A governing body containing members from both the Sublette County and Green River Valley health foundations will oversee the union, Hoffman said.

SCHD and Sublette Center merger – still in the works

Attorneys for the SCHD submitted a draft of the merger agreement between the hospital district and Sublette Center with suggested revisions to the Sublette Center’s attorney, Hoffman told trustees.

Attorneys from both organizations scheduled an in-person meeting for Nov. 1, said SCHD lawyer Lena Moeller. Sitting down and discussing the complicated document face to face “tends to work well,” she added.

SCHD attorney Abbigail Forwood told trustees the suggested revisions were “very reasonable.”

“We are pushing as hard as we can to get the merger done,” Forwood said.

Chartis contract

Trustees approved a contract with The Chartis Group, a health-care consulting firm, to develop a set of policies for the district as it transitions to a critical access hospital.

The contract contains specific details regarding Chartis’ scope of work, outlining how the district’s fee will be used to provide services to meet to the SCHD’s needs, said Mike Hunsaker, chief operating officer for the SCHD and its management partner, Star Valley Health.

The SCHD attorneys were “comfortable” with the contract, Hunsaker added.

The SCHD board passed a motion to engage with Chartis at its Sept. 28 meeting and committed to paying the company’s minimum $125,000 retainer fee.

During the Oct. 26 meeting, Hoffman reiterated the need to “build a strong set of policies” for the SCHD to fall back on.

Chartis offers services in developing up-to-date policies that meet federal and state guidelines on a variety of issues, from patient visitation rights to internal human resources.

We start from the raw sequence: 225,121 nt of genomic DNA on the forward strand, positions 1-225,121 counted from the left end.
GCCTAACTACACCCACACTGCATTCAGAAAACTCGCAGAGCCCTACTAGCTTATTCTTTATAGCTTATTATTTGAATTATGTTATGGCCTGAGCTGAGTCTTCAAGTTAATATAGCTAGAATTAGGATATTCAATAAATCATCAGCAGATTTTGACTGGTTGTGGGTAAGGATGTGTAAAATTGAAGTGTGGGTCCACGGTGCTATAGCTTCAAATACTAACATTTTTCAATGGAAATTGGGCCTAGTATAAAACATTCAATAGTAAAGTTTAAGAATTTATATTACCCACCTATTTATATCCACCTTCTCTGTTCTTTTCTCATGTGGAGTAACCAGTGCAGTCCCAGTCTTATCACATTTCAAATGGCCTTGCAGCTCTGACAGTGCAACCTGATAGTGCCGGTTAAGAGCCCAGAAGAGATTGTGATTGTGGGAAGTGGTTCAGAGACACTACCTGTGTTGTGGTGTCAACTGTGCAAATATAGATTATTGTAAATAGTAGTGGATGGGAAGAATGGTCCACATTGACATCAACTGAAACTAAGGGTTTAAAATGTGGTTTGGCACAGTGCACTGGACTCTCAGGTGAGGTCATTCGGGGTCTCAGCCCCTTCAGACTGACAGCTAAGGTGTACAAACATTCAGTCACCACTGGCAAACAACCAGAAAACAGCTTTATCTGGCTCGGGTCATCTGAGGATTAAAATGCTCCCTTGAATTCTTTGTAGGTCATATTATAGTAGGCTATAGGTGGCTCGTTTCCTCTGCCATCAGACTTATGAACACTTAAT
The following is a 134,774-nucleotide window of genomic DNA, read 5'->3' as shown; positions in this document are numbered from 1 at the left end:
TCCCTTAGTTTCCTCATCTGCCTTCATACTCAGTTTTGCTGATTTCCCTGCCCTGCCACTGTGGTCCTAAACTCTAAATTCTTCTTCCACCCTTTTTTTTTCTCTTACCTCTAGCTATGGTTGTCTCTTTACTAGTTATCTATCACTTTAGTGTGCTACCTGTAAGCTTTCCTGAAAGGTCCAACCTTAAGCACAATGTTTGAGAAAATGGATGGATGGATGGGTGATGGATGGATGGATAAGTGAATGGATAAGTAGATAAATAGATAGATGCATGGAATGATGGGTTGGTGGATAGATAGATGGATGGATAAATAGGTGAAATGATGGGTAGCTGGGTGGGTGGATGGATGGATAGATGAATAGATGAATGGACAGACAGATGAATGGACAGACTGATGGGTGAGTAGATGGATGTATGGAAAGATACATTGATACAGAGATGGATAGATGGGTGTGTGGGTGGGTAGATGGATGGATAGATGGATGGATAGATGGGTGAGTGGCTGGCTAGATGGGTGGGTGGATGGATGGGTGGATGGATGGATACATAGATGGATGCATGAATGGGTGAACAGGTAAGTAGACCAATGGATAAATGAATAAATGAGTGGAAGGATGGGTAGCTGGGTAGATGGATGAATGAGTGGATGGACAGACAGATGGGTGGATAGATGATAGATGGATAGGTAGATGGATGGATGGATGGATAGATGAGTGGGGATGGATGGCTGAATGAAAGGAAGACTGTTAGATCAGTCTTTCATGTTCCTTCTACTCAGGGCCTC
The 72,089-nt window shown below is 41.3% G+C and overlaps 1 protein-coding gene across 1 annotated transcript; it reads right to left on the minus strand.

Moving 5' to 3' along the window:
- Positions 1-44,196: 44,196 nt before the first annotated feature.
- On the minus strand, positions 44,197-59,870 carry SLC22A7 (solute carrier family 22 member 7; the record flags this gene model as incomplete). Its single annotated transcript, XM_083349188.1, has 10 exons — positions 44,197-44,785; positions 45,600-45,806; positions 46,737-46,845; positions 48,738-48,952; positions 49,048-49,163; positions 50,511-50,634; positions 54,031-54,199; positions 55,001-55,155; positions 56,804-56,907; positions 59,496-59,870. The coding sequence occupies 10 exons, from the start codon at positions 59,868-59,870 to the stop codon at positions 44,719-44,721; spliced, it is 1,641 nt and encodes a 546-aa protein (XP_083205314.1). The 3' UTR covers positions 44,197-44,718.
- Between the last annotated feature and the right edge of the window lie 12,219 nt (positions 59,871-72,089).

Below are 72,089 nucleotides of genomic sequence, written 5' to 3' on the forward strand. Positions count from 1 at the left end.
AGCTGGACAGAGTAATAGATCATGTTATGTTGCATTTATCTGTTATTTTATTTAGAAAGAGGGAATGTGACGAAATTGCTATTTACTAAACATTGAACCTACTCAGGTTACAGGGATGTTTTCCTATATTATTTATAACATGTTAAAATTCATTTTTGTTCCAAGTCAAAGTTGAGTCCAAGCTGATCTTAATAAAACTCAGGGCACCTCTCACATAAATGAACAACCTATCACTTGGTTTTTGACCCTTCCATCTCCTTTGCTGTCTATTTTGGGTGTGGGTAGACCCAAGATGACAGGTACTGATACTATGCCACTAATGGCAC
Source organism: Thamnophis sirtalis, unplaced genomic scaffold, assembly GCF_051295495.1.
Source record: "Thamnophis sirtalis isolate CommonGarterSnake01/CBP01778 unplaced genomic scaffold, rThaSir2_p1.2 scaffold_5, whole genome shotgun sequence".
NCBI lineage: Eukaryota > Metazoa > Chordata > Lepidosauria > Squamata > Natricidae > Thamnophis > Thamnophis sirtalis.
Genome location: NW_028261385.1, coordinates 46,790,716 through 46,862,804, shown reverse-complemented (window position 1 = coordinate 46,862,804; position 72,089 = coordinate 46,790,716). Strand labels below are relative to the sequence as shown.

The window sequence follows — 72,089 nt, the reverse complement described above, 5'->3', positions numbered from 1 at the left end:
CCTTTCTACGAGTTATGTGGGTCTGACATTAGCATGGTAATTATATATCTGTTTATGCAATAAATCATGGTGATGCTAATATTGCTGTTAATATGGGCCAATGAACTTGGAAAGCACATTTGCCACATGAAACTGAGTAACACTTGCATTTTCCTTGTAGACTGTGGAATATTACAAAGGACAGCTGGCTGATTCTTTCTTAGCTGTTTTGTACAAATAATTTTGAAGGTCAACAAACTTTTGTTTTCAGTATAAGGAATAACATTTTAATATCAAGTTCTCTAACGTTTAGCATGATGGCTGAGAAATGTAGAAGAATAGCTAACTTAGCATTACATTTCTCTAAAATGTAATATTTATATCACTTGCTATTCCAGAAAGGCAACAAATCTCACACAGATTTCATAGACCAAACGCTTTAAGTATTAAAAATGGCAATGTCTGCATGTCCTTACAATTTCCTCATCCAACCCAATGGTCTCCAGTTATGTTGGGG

Chartis plans to send a consultant to Sublette County in November, Hunsaker said. He described the consultant as an “experienced” nurse with an MBA who had worked well with Star Valley Health.

Additional SCHD news

• The board approved a motion to accept a contract with Partners Company, a fund control agency to “ensure adequate review” of the SCHD’s expenses and invoices on the critical access hospital as required by the USDA, explained trustee Dave Bell, a member of the finance committee.

The contract is pending legal review by SCHD lawyers.

• Trustees approved spending the remaining $250,000 of COVID-19 relief money available through the federal Health Resources and Services Administration.

The money must be spent by the end of the year, and can be used on “qualified expenses” including salaries and utilities, Bell said.

• SCHD board members and administrators, along with local and state government representatives, continue to lobby the Wyoming State Loan and Investment (SLIB) Board for a $10-million grant for health-care infrastructure available through the federal American Rescue Plan Act.

The SLIB Board will meet to review applications and make final decisions on either Nov. 9 or Nov. 16, Doorn told board members.

• Dr. Michael Lemon, trauma medical director at Eastern Idaho Regional Medical Center, conducted a review of trauma cases at the Pinedale and Marbleton-Big Piney clinics in September. Dr. Lemon was “impressed” with the “great trauma team” employed by the SCHD, said Bill Kluck, EMS director.